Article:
Interview: Daniel Clowes on the Evolution of Wilson
Wilson, the title character of Daniel Clowes' latest book, is smart and incredibly funny, but he's largely alone and filled with a sense of regret that prompts a very strange chain of events. He's flawed, just as you might expect for a character coming from the mind of the famed cartoonist, and coming to terms with the quick passage of time. Friday night, Clowes will stop by Skylight Books to discuss Wilson.
We spoke with Clowes by phone to get the lowdown on the evolution of the character and the book.
What was the evolution of Wilson?
The genesis of it was, well, my dad was in the hospital very much like Wilson's dad was in the hospital in the story. To keep from going crazy in there, I thought, I'm going to draw some little funny comics to amuse myself, to take my mind off this. I didn't think about it for two seconds, I just started drawing little joke comics with this guy that just emerged right out of my head immediately, without any censorship or forethought or any of that. The next thing I knew, I had drawn hundreds of little comics with this guy. His personality was intact from minute one, but I did note that there was no real story to it. I just had him reacting to all kinds of things that I was thinking of and, the more I got to kind of know the guy, the more the story suggested itself. This guy is completely alone, absolutely unconnected to anyone in the world and it's just now hitting him that this is his condition and he's trying to do something to create a family kind of after the fact, long after he should have had that figured out. That's what suggested the whole story. Once I started writing the book, I had a pretty clear narrative thread in mind.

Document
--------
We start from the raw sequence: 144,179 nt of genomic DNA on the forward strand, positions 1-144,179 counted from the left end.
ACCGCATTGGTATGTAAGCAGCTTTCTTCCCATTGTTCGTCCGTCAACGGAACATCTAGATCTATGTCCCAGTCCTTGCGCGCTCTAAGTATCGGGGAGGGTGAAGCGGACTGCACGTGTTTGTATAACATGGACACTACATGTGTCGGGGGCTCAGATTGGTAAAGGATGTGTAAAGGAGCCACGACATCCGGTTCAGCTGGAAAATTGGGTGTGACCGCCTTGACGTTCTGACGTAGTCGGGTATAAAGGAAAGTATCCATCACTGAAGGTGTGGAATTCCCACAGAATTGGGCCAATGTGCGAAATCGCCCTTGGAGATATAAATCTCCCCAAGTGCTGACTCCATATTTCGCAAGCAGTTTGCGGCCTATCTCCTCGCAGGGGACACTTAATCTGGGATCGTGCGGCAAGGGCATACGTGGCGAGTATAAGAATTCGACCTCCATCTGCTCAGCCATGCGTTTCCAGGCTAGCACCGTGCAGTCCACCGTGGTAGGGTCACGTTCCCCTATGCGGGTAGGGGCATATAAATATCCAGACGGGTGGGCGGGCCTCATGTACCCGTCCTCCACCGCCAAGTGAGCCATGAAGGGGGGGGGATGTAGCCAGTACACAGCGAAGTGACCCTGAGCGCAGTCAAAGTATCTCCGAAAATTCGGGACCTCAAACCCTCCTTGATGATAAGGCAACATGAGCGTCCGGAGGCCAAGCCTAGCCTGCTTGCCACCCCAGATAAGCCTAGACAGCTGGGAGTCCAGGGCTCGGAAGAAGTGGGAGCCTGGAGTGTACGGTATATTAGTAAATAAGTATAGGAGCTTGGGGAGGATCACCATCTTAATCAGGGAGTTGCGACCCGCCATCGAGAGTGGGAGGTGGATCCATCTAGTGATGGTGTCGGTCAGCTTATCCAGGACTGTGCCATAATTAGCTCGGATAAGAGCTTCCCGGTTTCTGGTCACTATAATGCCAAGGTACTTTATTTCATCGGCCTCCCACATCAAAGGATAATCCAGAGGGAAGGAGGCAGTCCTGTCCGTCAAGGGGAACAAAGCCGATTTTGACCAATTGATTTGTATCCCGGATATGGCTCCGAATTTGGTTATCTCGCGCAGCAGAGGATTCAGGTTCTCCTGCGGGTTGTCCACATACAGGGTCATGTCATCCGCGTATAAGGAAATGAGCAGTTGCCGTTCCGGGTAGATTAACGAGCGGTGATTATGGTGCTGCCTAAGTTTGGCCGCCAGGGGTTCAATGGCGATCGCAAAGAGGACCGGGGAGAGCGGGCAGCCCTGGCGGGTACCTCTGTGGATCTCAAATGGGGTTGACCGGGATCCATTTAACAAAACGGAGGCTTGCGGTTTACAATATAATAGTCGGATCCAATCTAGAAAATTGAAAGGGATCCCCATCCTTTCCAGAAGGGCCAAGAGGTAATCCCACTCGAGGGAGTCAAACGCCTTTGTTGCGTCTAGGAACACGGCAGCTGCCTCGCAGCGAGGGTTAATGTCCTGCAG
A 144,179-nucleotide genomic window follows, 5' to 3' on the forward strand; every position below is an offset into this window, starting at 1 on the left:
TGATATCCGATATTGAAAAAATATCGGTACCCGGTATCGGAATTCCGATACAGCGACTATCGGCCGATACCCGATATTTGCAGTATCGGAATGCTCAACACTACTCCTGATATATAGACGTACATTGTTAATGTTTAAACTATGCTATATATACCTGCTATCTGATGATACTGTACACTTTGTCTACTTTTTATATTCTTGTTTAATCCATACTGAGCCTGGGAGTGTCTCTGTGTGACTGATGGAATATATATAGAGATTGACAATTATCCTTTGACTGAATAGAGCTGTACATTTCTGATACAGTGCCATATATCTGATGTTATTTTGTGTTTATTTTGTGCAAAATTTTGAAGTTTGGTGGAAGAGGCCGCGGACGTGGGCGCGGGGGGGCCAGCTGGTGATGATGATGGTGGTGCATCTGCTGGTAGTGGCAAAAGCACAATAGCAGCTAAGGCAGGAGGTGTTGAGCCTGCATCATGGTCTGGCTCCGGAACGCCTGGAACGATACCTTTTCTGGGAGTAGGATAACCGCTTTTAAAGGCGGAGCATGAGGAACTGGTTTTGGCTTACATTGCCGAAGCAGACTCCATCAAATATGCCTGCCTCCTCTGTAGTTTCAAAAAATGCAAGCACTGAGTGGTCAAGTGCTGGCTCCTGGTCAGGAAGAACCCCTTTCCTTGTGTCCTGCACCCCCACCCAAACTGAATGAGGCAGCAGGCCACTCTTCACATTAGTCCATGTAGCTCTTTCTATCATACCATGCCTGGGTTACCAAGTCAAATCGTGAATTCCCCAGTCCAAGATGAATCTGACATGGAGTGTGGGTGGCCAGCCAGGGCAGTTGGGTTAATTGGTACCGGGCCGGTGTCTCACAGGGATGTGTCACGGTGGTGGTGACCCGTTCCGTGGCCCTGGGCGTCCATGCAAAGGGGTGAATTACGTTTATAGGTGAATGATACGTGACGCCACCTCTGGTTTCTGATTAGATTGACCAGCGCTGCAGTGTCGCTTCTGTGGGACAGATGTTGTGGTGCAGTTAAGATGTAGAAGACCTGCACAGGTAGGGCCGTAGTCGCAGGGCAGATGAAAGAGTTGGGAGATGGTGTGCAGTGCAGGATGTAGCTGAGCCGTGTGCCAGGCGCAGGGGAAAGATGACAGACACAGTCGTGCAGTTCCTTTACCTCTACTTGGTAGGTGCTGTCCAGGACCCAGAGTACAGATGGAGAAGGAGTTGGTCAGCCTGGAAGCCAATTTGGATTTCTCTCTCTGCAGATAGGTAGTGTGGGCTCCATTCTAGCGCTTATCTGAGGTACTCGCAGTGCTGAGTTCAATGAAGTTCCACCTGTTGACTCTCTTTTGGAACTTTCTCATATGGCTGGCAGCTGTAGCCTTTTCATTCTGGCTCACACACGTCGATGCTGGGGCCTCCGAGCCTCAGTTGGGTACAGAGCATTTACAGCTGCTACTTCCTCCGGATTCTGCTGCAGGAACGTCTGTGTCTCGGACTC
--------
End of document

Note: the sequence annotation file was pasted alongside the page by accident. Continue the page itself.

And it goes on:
Were there things that you started to change after you began writing the book?
Yeah, it was very loose. I had a very loose structure. I actually had a lot more to the story. It was much more filled in. I got more and more interested in tearing it down to the absolute minimum, anything that didn't need to be shown, I tried not to show. I wanted there to be a lot more suggestion and a blank space in between the pages. Some of the strips, there are years in between one strip and the next. Other strips, there are just a few minutes in between. I wanted the reader to kind of participate more than you normally do in comics. I wanted people to be able to fill in their scenarios in between the events and make it their own story in a way that you don't normally do in comics.
Had the idea of reader participation been a part of your work before?
I think early in my career, I was very interested in being this sort of godlike dictator on the comics page and really controlling the reader and kind of forcing people into my own mindscape and taking absolute control as much as you can in comics. With this one, I was more interested in making it a little more collaborative, having spaces where the reader can kind of personalize the story in his own way.